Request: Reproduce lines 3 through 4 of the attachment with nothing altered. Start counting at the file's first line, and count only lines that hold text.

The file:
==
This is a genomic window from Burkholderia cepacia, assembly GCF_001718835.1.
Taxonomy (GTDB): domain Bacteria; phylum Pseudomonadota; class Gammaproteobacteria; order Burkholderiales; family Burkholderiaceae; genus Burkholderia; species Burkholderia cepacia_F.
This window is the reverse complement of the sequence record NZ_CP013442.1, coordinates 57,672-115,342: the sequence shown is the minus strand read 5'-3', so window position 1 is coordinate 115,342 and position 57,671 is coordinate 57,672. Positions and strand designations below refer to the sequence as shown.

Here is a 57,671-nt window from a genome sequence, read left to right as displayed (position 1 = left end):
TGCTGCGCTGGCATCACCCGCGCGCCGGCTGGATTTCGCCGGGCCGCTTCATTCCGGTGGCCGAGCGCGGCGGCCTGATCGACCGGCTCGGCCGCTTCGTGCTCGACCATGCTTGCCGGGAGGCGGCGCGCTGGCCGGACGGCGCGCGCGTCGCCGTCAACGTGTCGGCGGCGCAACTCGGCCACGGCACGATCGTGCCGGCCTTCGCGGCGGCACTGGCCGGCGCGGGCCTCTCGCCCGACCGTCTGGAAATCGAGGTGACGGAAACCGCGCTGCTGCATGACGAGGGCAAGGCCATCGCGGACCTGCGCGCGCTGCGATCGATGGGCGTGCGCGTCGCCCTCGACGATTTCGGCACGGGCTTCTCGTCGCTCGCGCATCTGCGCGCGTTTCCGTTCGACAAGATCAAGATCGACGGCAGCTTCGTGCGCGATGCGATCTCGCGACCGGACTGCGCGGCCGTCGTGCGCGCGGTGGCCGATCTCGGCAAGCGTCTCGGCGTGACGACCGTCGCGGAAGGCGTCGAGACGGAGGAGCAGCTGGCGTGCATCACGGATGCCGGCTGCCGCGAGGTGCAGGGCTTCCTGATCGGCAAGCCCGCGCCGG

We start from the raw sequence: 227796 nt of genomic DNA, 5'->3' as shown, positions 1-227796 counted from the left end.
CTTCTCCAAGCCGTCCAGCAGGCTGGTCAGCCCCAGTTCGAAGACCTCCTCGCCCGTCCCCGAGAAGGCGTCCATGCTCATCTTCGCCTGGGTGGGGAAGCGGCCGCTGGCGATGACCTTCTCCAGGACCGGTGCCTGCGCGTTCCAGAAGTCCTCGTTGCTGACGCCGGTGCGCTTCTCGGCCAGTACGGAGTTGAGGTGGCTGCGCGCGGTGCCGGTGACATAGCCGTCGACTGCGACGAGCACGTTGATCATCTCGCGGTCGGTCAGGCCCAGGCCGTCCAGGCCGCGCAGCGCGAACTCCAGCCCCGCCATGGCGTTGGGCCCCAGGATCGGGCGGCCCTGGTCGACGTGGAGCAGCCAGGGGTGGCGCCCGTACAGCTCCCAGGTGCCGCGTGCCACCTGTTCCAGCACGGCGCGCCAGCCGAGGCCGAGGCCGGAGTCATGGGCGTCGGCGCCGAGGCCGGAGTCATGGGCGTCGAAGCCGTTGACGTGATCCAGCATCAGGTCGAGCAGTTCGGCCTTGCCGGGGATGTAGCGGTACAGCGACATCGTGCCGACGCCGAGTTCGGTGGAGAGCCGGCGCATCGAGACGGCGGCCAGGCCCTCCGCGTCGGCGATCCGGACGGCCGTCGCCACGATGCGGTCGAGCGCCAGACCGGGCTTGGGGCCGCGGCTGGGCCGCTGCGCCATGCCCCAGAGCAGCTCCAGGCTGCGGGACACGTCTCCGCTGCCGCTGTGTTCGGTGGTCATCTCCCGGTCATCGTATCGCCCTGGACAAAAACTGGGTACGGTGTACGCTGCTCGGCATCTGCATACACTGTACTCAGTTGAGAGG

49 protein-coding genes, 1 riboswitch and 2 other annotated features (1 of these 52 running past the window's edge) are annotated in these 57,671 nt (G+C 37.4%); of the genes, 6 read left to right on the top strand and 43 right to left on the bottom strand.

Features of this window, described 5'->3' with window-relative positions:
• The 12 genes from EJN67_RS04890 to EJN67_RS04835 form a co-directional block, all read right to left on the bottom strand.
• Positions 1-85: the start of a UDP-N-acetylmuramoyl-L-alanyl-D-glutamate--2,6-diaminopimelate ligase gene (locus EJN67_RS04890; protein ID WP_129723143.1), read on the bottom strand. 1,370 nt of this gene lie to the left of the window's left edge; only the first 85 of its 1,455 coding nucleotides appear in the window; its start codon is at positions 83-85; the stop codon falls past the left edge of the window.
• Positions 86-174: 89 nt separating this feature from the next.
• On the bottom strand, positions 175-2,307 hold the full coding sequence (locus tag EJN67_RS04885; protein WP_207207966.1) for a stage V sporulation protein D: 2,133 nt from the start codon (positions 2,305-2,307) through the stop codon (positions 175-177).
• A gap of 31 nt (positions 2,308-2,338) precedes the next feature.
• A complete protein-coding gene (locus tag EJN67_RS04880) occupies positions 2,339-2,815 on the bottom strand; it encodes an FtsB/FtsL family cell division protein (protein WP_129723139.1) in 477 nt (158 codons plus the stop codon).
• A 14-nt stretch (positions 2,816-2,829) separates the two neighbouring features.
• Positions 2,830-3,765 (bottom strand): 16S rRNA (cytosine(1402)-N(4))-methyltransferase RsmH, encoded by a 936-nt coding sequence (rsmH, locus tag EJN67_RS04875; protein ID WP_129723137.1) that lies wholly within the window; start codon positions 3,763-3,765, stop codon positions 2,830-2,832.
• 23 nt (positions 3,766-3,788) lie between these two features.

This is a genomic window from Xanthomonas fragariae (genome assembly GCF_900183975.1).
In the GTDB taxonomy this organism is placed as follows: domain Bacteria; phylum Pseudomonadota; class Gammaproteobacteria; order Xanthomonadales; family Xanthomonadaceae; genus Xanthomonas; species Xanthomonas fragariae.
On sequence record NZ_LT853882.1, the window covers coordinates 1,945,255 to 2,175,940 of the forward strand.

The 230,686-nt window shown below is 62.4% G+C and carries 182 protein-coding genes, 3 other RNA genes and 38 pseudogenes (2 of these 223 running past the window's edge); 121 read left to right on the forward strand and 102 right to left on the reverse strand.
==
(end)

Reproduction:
This window is the reverse complement of the sequence record NZ_CP013442.1, coordinates 57,672-115,342: the sequence shown is the minus strand read 5'-3', so window position 1 is coordinate 115,342 and position 57,671 is coordinate 57,672. Positions and strand designations below refer to the sequence as shown.

Here is a 57,671-nt window from a genome sequence, read left to right as displayed (position 1 = left end):